It’s been a busy couple of months for me (getting married and touring Korea and Japan tends to take up some of your time) so my apologies for the lack of content on the blog. Thankfully, the stars aligned and I was able to play a game with Matt and Harry before the inevitable Christmas rush. We played to 1250 points, and the mission we rolled up was the Scouring.
As per my previous entry, the brand new Redemptor Dreadnought has been my newest project, and I put the finishing touches on it just last last night. To say the reception of the new mini online was mixed is a bit of an understatement; I fell solidly in the “dear God that looks like a Robocop villain reject” camp – until I actually started assembling the kit, which is without a doubt one of my favorite non-infantry kits that I’ve ever put together. More details and pics after the break.
I don’t know how many of you have noticed, but Games Workshop just released more Space Marine miniatures, including a new dreadnought.
I bought one. Hard to believe I bought more Space Marine stuff, huh? Despite having the same reservations towards the Redemptor that I had towards the Primaris (they’re trouncing decades of established lore and imagery! It’s expensive! It looks horrendous! WAAAAH!) I’ve come to realize that it is indeed a wonderful miniature. Much more digital ink shall be spilled on these pages regarding my opinions of it (and the work I’ve done to make it look a little better, in my opinion). But first I’d like to bring to your attention an interesting building/hobby development that I’ve noticed in the kit.
In the first picture above you’ll note the left side of the Dreadnought’s chassis needs the exterior armor glued on. On the hobby mat next to it are the two pieces which make up the armor. See below for a closer look at their undersides:
Note the two tabs on each plate of armor. Note also the two tiny male and female nubs on the two bits. The larger tabs line up with the slots on the chassis, while the two nubs line up with each other in order to ensure the bits are aligned.
The end result is above – a perfectly aligned, perfectly placed couple of bits of armor. This design element is repeated all over the kit, with tabs and nubs placed in strategic locations to ensure everything goes together as it should.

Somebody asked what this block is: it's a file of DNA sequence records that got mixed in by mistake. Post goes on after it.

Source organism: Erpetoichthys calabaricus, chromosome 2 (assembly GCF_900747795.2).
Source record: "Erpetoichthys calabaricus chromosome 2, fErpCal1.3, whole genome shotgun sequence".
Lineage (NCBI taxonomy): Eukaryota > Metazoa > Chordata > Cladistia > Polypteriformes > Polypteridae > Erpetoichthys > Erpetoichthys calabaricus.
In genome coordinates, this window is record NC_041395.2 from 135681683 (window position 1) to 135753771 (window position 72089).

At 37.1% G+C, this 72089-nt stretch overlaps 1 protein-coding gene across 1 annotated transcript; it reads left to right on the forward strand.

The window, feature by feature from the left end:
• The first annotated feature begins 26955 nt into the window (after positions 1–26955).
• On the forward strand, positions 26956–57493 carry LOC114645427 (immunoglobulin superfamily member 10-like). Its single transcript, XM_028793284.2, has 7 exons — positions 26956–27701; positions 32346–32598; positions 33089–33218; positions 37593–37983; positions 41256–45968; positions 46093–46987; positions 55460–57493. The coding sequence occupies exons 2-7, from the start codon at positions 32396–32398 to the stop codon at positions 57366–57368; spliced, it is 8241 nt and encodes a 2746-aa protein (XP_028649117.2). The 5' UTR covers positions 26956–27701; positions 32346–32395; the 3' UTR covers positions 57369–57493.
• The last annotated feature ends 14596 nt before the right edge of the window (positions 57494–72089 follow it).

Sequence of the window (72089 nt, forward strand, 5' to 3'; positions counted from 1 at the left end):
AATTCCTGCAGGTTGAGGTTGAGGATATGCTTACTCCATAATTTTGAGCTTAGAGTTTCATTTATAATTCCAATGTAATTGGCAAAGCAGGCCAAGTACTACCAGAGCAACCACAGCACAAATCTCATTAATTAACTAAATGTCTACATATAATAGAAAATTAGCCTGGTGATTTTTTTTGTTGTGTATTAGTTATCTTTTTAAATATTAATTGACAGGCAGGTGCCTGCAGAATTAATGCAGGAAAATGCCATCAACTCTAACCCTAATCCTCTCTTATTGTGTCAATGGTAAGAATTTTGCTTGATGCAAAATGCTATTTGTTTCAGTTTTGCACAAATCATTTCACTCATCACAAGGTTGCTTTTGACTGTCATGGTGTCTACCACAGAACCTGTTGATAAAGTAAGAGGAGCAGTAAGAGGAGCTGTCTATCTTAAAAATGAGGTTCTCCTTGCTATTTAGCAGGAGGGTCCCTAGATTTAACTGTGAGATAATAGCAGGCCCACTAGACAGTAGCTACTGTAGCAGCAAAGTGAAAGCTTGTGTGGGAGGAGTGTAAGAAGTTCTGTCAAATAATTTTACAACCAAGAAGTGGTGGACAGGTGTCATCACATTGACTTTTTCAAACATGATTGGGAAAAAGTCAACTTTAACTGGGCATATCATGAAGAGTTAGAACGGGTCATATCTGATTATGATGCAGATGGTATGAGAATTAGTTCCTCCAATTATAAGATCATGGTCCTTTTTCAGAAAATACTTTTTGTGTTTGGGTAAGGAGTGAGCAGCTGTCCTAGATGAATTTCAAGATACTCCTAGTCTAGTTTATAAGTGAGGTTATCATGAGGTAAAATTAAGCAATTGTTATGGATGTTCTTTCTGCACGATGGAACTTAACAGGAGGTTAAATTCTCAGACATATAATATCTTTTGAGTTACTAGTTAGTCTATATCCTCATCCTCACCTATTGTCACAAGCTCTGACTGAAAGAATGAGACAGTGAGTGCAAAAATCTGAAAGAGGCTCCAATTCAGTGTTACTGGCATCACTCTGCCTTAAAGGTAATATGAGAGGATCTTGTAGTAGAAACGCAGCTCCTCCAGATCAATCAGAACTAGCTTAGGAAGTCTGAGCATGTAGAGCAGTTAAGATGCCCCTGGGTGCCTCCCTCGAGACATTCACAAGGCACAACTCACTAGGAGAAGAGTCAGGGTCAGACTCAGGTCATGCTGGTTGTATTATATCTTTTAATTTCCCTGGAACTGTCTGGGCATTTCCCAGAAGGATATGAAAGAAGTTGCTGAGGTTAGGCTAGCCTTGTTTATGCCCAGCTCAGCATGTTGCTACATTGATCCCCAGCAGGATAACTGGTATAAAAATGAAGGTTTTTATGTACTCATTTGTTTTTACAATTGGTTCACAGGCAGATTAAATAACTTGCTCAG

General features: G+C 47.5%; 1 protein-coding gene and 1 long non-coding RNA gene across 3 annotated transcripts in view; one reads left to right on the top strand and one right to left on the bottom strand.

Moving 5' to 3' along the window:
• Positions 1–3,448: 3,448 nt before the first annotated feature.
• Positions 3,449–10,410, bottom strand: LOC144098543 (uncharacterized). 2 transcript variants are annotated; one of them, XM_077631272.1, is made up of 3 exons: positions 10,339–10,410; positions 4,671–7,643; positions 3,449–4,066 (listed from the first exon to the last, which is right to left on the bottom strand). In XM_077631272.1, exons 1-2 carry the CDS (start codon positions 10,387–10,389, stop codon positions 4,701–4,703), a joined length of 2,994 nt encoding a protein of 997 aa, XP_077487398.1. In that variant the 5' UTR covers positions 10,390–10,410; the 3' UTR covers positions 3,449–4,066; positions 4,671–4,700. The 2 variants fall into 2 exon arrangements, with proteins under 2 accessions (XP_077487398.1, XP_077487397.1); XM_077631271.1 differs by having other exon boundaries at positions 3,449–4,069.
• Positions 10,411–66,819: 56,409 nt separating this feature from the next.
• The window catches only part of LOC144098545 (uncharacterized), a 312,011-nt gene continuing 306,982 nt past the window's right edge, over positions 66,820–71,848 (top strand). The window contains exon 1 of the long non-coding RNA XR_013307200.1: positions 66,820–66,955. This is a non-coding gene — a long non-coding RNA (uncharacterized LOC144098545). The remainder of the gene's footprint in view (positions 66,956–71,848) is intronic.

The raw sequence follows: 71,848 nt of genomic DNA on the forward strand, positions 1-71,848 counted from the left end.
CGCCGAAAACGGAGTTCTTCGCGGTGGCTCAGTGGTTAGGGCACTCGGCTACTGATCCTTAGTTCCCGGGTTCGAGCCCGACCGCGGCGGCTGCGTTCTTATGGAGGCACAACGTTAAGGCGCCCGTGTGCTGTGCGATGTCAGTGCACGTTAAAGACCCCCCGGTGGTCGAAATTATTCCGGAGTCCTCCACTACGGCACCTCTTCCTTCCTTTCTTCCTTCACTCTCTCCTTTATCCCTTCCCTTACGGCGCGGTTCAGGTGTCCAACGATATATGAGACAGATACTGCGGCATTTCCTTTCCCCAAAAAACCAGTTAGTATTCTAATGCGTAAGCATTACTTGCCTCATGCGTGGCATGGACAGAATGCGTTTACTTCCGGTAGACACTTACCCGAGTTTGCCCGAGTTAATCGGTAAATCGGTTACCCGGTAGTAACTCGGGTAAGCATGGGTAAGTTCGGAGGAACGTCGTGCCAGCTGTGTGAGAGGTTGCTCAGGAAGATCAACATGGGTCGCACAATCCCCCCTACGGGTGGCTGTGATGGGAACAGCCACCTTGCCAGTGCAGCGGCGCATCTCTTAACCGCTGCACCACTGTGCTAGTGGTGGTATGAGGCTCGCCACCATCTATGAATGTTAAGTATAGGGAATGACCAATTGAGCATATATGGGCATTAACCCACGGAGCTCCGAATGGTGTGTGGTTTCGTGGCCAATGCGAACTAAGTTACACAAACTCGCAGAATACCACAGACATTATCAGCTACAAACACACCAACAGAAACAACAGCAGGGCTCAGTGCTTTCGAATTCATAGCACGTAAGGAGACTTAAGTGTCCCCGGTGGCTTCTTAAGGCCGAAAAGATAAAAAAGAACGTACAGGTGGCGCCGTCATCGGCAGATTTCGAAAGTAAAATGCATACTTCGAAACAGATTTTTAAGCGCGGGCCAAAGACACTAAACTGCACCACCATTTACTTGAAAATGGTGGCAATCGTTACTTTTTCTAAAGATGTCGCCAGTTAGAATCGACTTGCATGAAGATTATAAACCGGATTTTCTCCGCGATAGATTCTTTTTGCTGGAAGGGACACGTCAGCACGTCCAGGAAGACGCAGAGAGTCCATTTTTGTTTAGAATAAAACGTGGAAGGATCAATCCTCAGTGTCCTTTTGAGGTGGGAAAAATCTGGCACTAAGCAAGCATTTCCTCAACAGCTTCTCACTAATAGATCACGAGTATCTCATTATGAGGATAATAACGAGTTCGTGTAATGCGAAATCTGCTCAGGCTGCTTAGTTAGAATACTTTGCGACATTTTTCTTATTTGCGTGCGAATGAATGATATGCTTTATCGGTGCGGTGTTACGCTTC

Is this a new innovation? Are Games Workshop the first to implement it in their kits? Does it keep the Redemptor from looking like a pot-bellied Robocop reject? No on all counts. But Games Workshop have made a lot of strides in a lot of different areas over the past year or so, and this is just another one of the small quality-of-life improvements they have made that have contributed to their stellar past year.
I figured I was due a reward after painting up my ten Intercessors, so I decided to delve into what was probably my favorite mini in the box: the Primaris Lieutenant with a power sword. I loved everything about the mini, from its pose to its armament, to the fact that it wasn’t overly loaded down with bling.
As per my previous entry, the new Primaris marines have dominated my painting table over the past week or so. In my fifteen plus years in the hobby I’ve never tired of painting the Adeptus Astartes, but I haven’t been this excited to paint up a squad since the dawn of 3rd edition and my first box of multi-part Tactical Marines.
I, like most other hobbyists, was a little skeptical at first of these new models and the fact that they rendered two decades of Marine models seemingly obsolete. But after spending a week putting paint to model, I can confidently say that I have been won over by these models.
More pics and my color recipe for Blood Angels red after the break.
It took a lot of thought, but I eventually settled on Blood Angels for this new chapter in my Adeptus Astartes hobby history. I found it fitting that I start with the same Chapter that first brought me into the hobby so many years ago…